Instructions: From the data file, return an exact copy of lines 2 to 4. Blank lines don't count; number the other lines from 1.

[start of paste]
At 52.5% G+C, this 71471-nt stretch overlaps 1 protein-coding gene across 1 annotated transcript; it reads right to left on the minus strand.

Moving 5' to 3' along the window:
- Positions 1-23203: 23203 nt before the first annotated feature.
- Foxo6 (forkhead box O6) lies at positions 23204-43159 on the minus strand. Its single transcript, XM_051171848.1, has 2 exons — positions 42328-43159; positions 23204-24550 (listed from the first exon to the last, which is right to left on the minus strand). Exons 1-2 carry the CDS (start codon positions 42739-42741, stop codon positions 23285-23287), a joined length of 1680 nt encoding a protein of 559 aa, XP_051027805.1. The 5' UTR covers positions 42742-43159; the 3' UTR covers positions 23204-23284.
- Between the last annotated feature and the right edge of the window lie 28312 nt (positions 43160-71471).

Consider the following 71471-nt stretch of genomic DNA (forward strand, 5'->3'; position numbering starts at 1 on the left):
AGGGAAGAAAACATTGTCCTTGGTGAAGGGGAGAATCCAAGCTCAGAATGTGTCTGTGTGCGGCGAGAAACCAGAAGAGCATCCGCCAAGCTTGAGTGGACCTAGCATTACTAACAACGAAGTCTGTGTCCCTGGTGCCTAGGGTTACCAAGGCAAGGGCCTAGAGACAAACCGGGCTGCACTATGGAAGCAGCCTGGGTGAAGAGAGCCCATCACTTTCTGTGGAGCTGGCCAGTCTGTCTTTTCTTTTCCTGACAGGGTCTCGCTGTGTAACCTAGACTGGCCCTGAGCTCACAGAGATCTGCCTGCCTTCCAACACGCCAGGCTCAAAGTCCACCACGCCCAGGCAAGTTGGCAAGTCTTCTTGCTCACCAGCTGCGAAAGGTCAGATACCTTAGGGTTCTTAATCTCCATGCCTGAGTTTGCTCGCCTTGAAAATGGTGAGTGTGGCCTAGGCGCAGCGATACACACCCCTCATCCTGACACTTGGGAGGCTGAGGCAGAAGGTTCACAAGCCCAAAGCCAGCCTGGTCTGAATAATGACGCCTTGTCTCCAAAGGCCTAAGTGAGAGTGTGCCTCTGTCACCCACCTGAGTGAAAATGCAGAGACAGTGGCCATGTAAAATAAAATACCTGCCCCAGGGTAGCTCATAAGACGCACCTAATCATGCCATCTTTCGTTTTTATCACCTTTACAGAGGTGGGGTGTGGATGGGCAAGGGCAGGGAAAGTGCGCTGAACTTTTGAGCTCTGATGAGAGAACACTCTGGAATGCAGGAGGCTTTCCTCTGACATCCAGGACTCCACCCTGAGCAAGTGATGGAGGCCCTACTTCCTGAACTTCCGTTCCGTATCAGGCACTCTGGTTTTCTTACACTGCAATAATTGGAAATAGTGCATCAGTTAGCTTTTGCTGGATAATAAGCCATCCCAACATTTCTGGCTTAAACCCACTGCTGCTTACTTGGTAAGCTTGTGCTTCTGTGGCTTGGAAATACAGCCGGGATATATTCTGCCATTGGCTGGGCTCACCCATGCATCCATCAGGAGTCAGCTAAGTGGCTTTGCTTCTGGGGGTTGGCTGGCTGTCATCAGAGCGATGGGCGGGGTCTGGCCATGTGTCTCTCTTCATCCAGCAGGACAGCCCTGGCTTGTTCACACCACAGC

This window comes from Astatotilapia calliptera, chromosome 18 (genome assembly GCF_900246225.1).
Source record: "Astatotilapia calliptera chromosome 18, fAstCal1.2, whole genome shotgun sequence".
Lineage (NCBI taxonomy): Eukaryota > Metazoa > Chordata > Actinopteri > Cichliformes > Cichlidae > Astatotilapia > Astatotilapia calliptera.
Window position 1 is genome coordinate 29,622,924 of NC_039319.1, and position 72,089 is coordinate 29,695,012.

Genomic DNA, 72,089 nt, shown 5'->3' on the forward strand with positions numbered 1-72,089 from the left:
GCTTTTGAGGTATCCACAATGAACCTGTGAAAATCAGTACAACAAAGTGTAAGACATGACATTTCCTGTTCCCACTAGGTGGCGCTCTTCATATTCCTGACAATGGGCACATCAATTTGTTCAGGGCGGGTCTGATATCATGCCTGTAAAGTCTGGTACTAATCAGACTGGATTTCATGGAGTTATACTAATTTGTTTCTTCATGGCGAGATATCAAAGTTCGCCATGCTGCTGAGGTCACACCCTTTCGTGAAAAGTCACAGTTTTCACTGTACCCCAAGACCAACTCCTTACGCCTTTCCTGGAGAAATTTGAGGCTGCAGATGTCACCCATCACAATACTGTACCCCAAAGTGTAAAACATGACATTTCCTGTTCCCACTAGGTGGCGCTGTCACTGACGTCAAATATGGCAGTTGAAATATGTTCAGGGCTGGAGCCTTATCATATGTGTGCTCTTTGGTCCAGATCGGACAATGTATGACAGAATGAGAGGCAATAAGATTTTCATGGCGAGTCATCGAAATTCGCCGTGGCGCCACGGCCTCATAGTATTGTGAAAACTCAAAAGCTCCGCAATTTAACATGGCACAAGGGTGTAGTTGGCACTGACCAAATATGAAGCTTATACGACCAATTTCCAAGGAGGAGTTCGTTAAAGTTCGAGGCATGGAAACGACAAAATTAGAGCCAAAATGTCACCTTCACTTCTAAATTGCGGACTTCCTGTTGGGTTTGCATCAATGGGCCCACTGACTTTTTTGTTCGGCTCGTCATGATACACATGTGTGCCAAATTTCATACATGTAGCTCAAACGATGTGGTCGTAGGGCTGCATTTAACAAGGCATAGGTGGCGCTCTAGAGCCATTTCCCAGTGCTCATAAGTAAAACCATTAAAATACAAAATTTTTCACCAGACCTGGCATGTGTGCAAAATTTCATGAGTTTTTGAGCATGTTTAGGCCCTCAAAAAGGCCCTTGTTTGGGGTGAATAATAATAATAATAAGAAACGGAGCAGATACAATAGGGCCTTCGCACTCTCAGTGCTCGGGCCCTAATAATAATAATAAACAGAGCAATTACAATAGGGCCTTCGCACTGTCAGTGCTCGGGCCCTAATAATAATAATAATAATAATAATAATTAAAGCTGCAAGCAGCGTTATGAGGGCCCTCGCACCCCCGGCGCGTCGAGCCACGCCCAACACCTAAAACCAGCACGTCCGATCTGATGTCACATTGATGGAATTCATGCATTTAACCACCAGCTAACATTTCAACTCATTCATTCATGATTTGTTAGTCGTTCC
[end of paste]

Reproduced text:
Moving 5' to 3' along the window:
- Positions 1-23203: 23203 nt before the first annotated feature.
- Foxo6 (forkhead box O6) lies at positions 23204-43159 on the minus strand. Its single transcript, XM_051171848.1, has 2 exons — positions 42328-43159; positions 23204-24550 (listed from the first exon to the last, which is right to left on the minus strand). Exons 1-2 carry the CDS (start codon positions 42739-42741, stop codon positions 23285-23287), a joined length of 1680 nt encoding a protein of 559 aa, XP_051027805.1. The 5' UTR covers positions 42742-43159; the 3' UTR covers positions 23204-23284.